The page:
After you read this book, you will know the basics of the user interface design and usability design and testing fields. This book is only the beginning of your journey into usability and user interface design. If you want to dive in and indulge yourself in one or more of the theories and practices discussed in this book, be sure to read the books listed in Appendix B, "Recommended Reading."How to Read This Book
I strongly recommend that you read this book in sequence from beginning to end. By doing so, you will keep everything in context, and you will see the big picture that is the user interface design process.
If you are reading this book to refresh your memory about certain topics, you could read just those chapters that are of interest to you. Each chapter is designed to stand on its own as much as possible.How This Book Is Organized
Here's a brief overview of what you'll find in each chapter.
Chapter 1, "Brief Histories," gives you an overview of the history of graphical user interfaces (GUIs) and Web design as well as the differences in look and feel between different GUIs.
Chapter 2, "Concepts and Issues," covers computing terms, user interface models, usability and user analysis terms and trends, and accessibility issues.
Chapter 3, "Making the Business Case," covers making the case for profitability and understanding what your stakeholders want so you can make that case.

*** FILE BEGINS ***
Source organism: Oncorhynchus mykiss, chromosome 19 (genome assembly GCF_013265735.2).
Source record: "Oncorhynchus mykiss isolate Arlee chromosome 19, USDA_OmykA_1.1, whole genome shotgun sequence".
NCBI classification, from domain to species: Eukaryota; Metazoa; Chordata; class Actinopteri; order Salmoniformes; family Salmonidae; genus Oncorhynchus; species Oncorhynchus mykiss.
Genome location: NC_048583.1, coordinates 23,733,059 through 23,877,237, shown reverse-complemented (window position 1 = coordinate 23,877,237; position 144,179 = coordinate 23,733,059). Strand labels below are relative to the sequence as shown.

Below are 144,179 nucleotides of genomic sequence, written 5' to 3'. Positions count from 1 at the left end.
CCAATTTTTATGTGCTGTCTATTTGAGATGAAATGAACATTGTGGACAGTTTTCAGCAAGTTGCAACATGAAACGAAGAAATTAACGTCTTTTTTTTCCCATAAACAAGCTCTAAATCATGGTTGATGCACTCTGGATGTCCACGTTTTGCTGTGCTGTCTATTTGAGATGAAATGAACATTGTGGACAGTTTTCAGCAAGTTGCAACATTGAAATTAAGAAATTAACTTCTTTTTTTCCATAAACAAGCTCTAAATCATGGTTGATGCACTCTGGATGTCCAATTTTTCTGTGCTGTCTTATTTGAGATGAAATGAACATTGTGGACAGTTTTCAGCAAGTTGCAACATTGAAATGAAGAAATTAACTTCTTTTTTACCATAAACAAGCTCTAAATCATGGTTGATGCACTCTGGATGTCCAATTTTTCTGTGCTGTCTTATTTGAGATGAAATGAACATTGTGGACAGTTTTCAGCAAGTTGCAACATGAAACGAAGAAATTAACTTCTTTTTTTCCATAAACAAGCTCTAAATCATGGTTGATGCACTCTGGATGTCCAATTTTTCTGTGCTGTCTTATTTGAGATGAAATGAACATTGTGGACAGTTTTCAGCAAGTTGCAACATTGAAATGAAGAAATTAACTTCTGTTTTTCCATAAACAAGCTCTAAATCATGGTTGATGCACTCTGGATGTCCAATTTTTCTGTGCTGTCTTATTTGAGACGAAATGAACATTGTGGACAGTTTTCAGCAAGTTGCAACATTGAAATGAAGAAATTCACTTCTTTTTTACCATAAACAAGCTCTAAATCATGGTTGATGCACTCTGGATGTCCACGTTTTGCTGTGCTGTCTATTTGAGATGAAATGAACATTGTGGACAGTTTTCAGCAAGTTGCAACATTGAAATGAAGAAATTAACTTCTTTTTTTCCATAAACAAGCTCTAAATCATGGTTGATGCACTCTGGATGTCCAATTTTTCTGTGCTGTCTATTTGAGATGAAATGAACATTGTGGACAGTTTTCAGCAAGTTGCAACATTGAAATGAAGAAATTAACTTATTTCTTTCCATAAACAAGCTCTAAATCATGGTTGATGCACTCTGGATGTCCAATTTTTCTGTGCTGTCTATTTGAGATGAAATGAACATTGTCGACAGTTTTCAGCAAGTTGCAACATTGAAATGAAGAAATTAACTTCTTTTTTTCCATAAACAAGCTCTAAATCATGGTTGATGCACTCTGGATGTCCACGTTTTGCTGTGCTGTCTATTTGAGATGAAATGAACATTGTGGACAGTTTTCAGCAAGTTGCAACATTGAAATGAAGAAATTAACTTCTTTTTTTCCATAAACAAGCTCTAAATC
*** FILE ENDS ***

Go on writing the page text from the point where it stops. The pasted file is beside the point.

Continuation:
Chapter 4, "Good Design," covers good user design goals, the constraints faced by users and designers, and how to use paper prototyping and storyboarding to quickly test and work out design problems. This chapter also covers good documentation design, because documentation is the first line of customer support for your product.
Chapter 5, "How Users Behave," covers the psychology of user actions, how people bring their knowledge to a task, and how they create a conceptual model of the world.
Chapter 6, "Analyzing Your Users," covers the user's mental model and where users fit on a usability bell curve so you can understand their goals and tasks.
Chapter 7, "Designing a User Interface," discusses the creation of a persona-based interaction framework that will help you identify who your users are and what they want from your user interface.
Chapter 8, "Designing a Web Site," explains the differences between an application designed for the Web and a GUI application, discusses design myths surrounding the Web, and provides Web design standards and rules.
Chapter 9, "Usability," covers usability test design and the testing process itself so you can get valuable feedback from your users about your interface.
Appendix A, "Answers to Review Questions," contains the answers to all the review questions in Chapters 1 through 9.
Appendix B, "Recommended Reading," provides a list of books that you should read if you are interested in pursuing an in-depth study of user interface and usability design.
Glossary contains concise definitions of various words and phrases used throughout the book.